For Ireland a crucial national challenge is Brexit.

But despite the scale of the challenge we are not facing it alone.

Our EU membership has been central to the success of our small, open, trading and competitive economy.  Membership of the Single Market and Customs Union is a core element of our Economic Strategy. Access has allowed our economy to prosper and has greatly assisted in attracting business.

It has given us full access to EU trade agreements with other major markets and a capacity to engage in global free trade that we could not possibly have on our own. The EU is a home which we have helped build and while there are many challenges, the Irish Government is confident that we can work together as 27 countries, to deal with all of those challenges.

While Brexit will pose undoubted challenges to the Irish economy, there will also be some opportunities and the Government will work to maximise those where possible.

The world will continue to change and our role as Government and leaders is to ensure that whatever the challenges we are ready to meet and overcome them.

In conclusion, I want to again wish you well in your work to further enhance our bilateral economic ties and to assure of our Government’s ongoing support in this regard.   I look forward to meeting you all in our networking session later but before that I am happy to take any questions you may have.

Thank you.

ENDS

 

Check Against Delivery

 

Contact:

Deborah Sweeney – Press Adviser to Minister Donohoe – +353 86 858 6878

Aidan Murphy – Press Officer, Department of Finance – +353 85 886 6667

Press Office pressoffice@finance.gov.ie

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LAUNCH OF OECD ECONOMIC SURVEY ON IRELAND 2018

PASCHAL DONOHOE T.D., MINISTER FOR FINANCE AND PUBLIC EXPENDITURE AND REFORM

DEPARTMENT OF FINANCE ANNUAL POLICY CONFERENCE, RADISSON BLU GOLDEN LANE THURSDAY 8TH MARCH 

 

Check against Delivery

 

INTRODUCTION

Good morning everyone.

I am very pleased to open the Department’s fifth annual Policy Conference and to welcome you all here today for what I expect will be an interesting and thought-provoking event.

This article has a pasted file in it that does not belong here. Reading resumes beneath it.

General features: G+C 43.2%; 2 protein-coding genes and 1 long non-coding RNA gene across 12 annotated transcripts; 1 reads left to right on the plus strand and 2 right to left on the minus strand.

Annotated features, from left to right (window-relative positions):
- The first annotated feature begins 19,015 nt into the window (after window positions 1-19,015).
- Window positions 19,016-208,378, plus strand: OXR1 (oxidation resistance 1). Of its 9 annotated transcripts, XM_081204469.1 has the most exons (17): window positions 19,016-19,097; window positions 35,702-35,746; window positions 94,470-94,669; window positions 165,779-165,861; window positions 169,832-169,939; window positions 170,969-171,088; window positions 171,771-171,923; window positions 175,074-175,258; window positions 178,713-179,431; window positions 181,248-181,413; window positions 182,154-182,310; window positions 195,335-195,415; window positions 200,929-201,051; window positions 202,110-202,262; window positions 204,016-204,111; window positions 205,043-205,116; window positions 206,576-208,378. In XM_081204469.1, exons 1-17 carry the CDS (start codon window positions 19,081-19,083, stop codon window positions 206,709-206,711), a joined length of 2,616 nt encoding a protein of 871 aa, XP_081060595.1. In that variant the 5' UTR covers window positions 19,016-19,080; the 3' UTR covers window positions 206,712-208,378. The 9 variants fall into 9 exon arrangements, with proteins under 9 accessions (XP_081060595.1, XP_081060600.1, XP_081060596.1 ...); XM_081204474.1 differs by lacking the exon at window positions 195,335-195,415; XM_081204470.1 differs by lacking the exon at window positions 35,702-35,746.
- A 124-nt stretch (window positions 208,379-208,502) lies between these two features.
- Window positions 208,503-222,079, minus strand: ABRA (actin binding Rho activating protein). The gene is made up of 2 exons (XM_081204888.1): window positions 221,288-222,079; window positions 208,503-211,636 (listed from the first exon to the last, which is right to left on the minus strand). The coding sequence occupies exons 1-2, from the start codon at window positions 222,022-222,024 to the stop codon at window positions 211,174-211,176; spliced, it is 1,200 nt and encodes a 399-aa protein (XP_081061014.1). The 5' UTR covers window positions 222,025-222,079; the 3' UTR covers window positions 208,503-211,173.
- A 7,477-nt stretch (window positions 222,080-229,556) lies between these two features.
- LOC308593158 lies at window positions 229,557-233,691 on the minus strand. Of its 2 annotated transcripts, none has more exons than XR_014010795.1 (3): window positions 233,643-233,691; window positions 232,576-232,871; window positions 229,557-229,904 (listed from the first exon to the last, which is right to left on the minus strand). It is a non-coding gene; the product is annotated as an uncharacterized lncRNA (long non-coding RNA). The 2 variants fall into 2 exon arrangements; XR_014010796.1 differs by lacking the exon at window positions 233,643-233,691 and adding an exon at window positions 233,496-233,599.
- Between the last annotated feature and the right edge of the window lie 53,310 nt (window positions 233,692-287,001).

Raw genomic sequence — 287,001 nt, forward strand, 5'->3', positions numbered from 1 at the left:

I am particularly delighted to welcome Mr. Angel Gurría, Secretary-General of the OECD to Dublin today to launch the OECD’s biennial Economic Survey of Ireland.

It is appropriate that we are launching the survey at this conference. As you are all aware, this year’s conference title is “Gathering Evidence Ensuring Growth”.

THE OECD REPORT

The OECD’s is universally recognised for the quality of its analysis.

The survey being launched today is objective and evidence-based research at its finest and today’s first presentation, covering research on firm-level productivity, represents a joint research collaboration between economists in my Department and the OECD.

It also fed into the findings of the OECD’s Economic Survey.

The second topic concerns SME investment decisions and whether or not they are under-investing today.

And the third and final topic today investigates how responsive taxpayers are to their marginal rate of income tax.

Both the second and third topics are outputs of the Department’s joint research programme with the ESRI, which is now in its fourth successful year.

I believe that it is vital that policy decisions are informed by a high quality, robust evidence-base – be it analysis conducted by my Department alone or in conjunction with other institutions.

But as well as producing the evidence, we need to disseminate it and debate it with policy stakeholders.

And that is the purpose of today’s conference – why great brains like your own are here to stimulate debate and discussion with policy makers, social partners, tax practitioners, academics and other stakeholders.

 

IRELAND’S RELATIONSHIP WITH THE OECD 

I would like, if I may, to say a word about Ireland’s long and mutually beneficial relationship with the OECD.

Indeed Ireland was among the founding members of the OECD in 1961.

The OECD provides expert policy advice supported by evidence-based analysis, peer learning and exchanges of best practice.

As a small open economy, with important trade relationships both inside and outside the EU, it makes sense for us to work towards global consensus on important issues of policy.

This approach has already delivered an unprecedented level of progress under the OECD BEPS process, and Ireland has not been slow to deliver on our international obligations.